Kurt Busch's car owner, Roger Penske, may have come short at the Indy 500 earlier in the day but Indy's winningest car owner guided Busch's team to a win in NASCAR's longest race.
CONCORD, N.C. – Kurt Busch used a lightning-fast final pit stop to chase down the leaders and give team owner Roger Penske a coveted Memorial Day weekend victory.
That the win came in the Coca-Cola 600 at Charlotte Motor Speedway, and not at his beloved Indianapolis Motor Speedway, probably didn’t matter to Penske.
After all, it came at the expense of Chip Ganassi, Penske’s top rival in open-wheel racing and the winning car owner of the Indianapolis 500 earlier Sunday.
“Roger, this one is for you,” Busch said.
Busch and Ganassi driver Jamie McMurray were the class of the field at the end of NASCAR’s longest race of the season, and McMurray was hoping to give Ganassi a sweep of the two prestigious Memorial Day weekend races. Earlier Sunday, Dario Franchitti won in Indianapolis and, after the celebration, Ganassi flew to North Carolina to catch the second half of the NASCAR race.
He arrived in time to see McMurray work his Chevrolet through the field and ultimately take over the lead from Busch.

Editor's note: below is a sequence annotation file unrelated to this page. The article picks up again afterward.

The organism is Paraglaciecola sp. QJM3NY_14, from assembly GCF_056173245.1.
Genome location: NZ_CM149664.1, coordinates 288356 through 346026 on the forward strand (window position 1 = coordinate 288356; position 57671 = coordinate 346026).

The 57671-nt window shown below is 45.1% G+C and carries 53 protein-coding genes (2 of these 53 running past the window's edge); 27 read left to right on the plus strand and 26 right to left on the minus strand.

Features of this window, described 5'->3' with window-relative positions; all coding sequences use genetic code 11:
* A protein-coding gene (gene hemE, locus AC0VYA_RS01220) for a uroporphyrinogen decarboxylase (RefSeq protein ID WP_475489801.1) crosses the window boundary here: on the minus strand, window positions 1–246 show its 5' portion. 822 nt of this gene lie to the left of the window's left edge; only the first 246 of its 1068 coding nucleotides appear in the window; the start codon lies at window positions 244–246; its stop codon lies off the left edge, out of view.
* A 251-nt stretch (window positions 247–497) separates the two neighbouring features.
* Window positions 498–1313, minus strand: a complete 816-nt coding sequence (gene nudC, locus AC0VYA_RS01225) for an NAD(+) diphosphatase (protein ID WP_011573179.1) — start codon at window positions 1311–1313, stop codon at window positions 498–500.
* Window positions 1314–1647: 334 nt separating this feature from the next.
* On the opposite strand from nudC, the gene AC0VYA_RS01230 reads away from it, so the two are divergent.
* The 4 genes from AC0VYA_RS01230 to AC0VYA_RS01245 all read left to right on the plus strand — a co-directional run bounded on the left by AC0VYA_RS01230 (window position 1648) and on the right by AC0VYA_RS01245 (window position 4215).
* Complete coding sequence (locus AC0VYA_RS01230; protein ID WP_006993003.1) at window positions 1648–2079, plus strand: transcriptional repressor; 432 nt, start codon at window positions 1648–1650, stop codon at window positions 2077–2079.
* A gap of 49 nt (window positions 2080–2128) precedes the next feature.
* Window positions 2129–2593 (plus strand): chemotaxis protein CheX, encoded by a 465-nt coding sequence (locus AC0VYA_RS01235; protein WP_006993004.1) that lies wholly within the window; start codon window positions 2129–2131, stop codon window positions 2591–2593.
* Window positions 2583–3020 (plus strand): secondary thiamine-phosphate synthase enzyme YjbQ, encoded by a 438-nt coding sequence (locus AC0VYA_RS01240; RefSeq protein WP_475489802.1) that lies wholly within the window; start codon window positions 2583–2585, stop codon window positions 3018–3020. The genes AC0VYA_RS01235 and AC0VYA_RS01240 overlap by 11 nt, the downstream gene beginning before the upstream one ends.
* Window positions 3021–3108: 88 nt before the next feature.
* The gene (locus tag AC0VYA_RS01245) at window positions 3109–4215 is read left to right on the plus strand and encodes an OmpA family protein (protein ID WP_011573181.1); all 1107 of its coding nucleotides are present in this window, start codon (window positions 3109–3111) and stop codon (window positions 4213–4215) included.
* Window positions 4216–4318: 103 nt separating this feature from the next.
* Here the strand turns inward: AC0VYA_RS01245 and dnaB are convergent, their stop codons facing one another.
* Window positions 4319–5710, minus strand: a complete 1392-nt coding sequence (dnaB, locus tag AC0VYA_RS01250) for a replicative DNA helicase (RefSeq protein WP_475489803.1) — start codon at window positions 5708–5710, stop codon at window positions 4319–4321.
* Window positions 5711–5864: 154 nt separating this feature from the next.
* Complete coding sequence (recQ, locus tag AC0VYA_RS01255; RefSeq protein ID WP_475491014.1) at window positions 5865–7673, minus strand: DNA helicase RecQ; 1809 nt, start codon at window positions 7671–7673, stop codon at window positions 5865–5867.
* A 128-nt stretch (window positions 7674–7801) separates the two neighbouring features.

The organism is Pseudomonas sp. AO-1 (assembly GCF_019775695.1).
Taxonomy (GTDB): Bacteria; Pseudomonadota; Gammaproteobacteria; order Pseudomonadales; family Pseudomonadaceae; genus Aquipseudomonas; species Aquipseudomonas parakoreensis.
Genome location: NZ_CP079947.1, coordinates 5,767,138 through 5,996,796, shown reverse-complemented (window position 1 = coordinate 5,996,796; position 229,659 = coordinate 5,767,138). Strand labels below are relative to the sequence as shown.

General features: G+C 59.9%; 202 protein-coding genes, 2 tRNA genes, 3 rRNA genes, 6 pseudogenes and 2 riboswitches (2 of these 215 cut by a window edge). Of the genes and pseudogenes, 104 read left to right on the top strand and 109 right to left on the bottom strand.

But a late caution for a Marcos Ambrose crash with 24 laps to go took it out of McMurray’s hands. He led most of the leaders down pit road, but was beat back onto the track by Busch and Matt Kenseth. Jeff Gordon was the first of three cars not to pit, and restarted as the leader with 19 laps remaining.
Busch blew past the three lead cars and steadily pulled away from the pack. McMurray quickly moved into second, but ran out of time to run down Busch, who held on to sweep the May races at Charlotte. Busch won the $1 million All-Star race last weekend.
“I thought about the Ganassi car behind me,” Busch said in Victory Lane, “he wasn’t getting by us.”
Ganassi didn’t seem to mind the defeat.
“It was a great race, Jamie did a great job,” he smiled. “My old buddy Penske beat me tonight.”
Kyle Busch rallied from a mid-race crash on pit road to finish third in a Toyota for Joe Gibbs Racing. Mark Martin finished fourth – the highest finishing Hendrick Motorsports car – and defending race winner David Reutimann was fifth for Michael Waltrip Racing.
Kyle Busch was the leader when a bizarre sequence of events on Lap 167 changed the entire race.
Jimmie Johnson was running fourth when he inexplicably hit the wall, and Denny Hamlin, running fifth, had to weave low through the grass to avoid hitting Johnson. Both cars suffered considerable damage and NASCAR called for a caution that sent everyone to pit road.
Kyle Busch, at the time the strongest car in the race, ran into Brad Keselowski on pit road to damage his car. Even worse, NASCAR flagged him for speeding and he was forced to serve a penalty.
It dropped Kyle Busch all the way back to 26th in a race he could have won.